26 April 2022
Scotland’s National Suicide Prevention Leadership Group (NSPLG) is launching a youth advisory group to inform and improve policy from the perspective of those with lived experience.
Established by the Scottish Government and COSLA, NSPLG brings together people with lived experience of suicide alongside, academic, professional third sector, and statutory partners to support the delivery of Scotland’s Suicide Prevention Action Plan: Every Life Matters.
Stephanie Craig, a member of NSPLG’s Lived Experience Panel (22) comments:
“The news of the NSPLG launching a youth advisory group is incredible. Lived experience provides valuable knowledge and insight from people who have direct experience in such sensitive areas.
“Lived experience helps to drive and lead positive change. It allows space for valuable and powerful conversations and it raises awareness and influences policies. We've seen that with the lived experience panel, a group of incredibly brave people who have come together to do this, and our work has been recognised by the World Health Organisation
“Children and young people are under-heard, not listened to and often disbelieved by society due to their age. They are often underrepresented and due to their age not seen as having enough life experience to pass comment on important topics affecting their life. Children and young people have a unique and powerful perspective because of their age and experiences and we need to listen to them now more than ever. Children and young people are our future, they have a voice and need to be heard."
National charity Children in Scotland is partnering with the Nursing, Midwifery and Allied Health Professionals Research Unit (NMAHP-RU) at the University of Stirling to recruit, host and manage the new Youth Advisory Group. They will assemble a panel of 12 young people aged 16 to 25 who will meet regularly for an initial period of 11 months to gather and share views to inform future policy.
The launch of the youth advisory group follows the successful establishment of an adult ‘Lived Experience Panel’ set up in 2018-19 to inform the development of NSPLG’s action plan.
Recognised by the World Health Organisation as an example of best practice, NSPLG is hopeful that the youth advisory group is the credible next step to listening to, understanding and responding to those with lived experience, and also a critical move in helping to address the escalating rates of youth suicide in Scotland.
NSPLG member and children and young people sponsor Fiona Drouet, who founded charity EmilyTest following the death of her daughter said:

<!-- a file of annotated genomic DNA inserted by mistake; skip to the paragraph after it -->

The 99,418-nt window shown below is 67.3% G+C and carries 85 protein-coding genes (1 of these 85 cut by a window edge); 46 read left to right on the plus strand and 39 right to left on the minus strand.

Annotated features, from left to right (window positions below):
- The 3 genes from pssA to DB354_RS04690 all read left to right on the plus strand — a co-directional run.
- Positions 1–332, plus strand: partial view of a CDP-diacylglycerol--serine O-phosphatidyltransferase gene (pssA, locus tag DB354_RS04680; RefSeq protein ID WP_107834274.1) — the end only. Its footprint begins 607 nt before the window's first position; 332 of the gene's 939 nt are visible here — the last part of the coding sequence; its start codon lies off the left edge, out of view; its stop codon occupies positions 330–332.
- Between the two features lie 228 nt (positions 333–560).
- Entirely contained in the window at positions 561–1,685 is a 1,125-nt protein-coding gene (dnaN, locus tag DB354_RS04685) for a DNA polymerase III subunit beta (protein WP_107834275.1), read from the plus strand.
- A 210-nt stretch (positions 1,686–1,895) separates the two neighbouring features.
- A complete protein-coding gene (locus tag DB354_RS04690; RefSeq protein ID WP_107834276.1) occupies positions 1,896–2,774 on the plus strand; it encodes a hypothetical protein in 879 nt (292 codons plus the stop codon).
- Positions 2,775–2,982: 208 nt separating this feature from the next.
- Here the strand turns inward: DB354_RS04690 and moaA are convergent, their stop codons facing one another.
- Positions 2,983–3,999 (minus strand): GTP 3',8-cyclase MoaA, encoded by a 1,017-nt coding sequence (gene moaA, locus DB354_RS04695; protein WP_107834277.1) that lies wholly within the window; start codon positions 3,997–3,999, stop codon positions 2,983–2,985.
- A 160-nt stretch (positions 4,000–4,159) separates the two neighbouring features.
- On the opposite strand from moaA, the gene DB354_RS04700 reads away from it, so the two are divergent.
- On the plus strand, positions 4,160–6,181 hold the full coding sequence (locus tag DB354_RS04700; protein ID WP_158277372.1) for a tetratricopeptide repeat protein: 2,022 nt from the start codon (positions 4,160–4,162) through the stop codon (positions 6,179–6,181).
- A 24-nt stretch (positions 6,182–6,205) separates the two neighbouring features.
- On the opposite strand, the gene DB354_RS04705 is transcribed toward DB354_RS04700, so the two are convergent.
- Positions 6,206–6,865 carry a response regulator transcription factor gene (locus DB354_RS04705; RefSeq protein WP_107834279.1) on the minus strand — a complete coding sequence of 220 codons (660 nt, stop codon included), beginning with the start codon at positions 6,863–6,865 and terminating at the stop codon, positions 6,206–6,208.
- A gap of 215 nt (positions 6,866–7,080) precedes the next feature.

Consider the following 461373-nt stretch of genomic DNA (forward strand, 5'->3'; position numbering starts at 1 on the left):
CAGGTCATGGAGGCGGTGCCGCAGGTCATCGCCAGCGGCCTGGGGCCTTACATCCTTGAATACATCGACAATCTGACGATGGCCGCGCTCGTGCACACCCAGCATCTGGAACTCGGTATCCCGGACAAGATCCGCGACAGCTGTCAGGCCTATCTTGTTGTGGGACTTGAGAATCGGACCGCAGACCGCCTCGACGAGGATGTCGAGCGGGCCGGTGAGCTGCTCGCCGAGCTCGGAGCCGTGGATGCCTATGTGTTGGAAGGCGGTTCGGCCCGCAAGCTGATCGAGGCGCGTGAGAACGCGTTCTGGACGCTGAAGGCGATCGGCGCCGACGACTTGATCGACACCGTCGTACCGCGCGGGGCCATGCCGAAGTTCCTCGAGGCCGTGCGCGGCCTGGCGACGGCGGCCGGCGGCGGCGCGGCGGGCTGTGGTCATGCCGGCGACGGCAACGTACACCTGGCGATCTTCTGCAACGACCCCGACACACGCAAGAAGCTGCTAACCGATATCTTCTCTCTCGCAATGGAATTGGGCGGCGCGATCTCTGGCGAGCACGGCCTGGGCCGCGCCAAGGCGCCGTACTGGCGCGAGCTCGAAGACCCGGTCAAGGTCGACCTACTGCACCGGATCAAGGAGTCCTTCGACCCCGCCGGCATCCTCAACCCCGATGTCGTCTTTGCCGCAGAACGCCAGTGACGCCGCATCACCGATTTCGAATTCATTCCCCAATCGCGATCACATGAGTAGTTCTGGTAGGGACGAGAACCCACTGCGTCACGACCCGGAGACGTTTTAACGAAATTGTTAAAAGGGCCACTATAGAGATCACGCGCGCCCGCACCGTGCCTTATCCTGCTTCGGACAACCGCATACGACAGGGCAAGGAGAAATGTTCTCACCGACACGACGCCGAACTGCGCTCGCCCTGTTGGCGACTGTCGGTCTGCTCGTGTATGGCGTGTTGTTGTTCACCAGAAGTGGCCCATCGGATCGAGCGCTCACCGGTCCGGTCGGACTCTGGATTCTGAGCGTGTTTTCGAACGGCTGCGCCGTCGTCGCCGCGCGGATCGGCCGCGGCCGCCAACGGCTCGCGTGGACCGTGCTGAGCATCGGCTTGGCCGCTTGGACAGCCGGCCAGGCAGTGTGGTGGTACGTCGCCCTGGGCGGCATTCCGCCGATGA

“I’m delighted after many months of hard work and commitment that we are now seeing the launch of the Youth Advisory group. As we know, statistics show a worrying trend of suicide increasing amongst children and young people. We need to listen to them to fully understand the numerous complex challenges they face and the Youth Advisory will provide a safe and meaningful platform where they can help shape the future of suicide prevention in Scotland. ‘Nothing for them, without them,’ is a phrase I cite often. I am privileged to play a part in this revolutionary work.”
The appointment of the youth advisory group aligns with NSPLG’s overriding approach of bringing together academic rigour, lived experience and professional practice to understand the causes of suicide and develop the most effective strategies to support its prevention. This work is underpinned by the belief that no suicide should ever be considered inevitable.
Children in Scotland brings extensive experience of working with young people to ensure their views are heard and that they have the opportunity to be meaningfully involved in decision-making.
Amy Woodhouse, Head of Policy, Projects & Participation at Children in Scotland said:
“'It is a privilege to be supporting the development of this new and important Youth Advisory Group. The group illustrates our shared commitment to putting the views and experiences of children and young people at the heart of decision making. It is vital that young people's views on suicide prevention are heard and they have the chance to use their lived experience to improve future policy making in this area. We are really looking forward to working with group members and together with University of Stirling and the Leadership Group, making it a rewarding and positive experience for everyone.”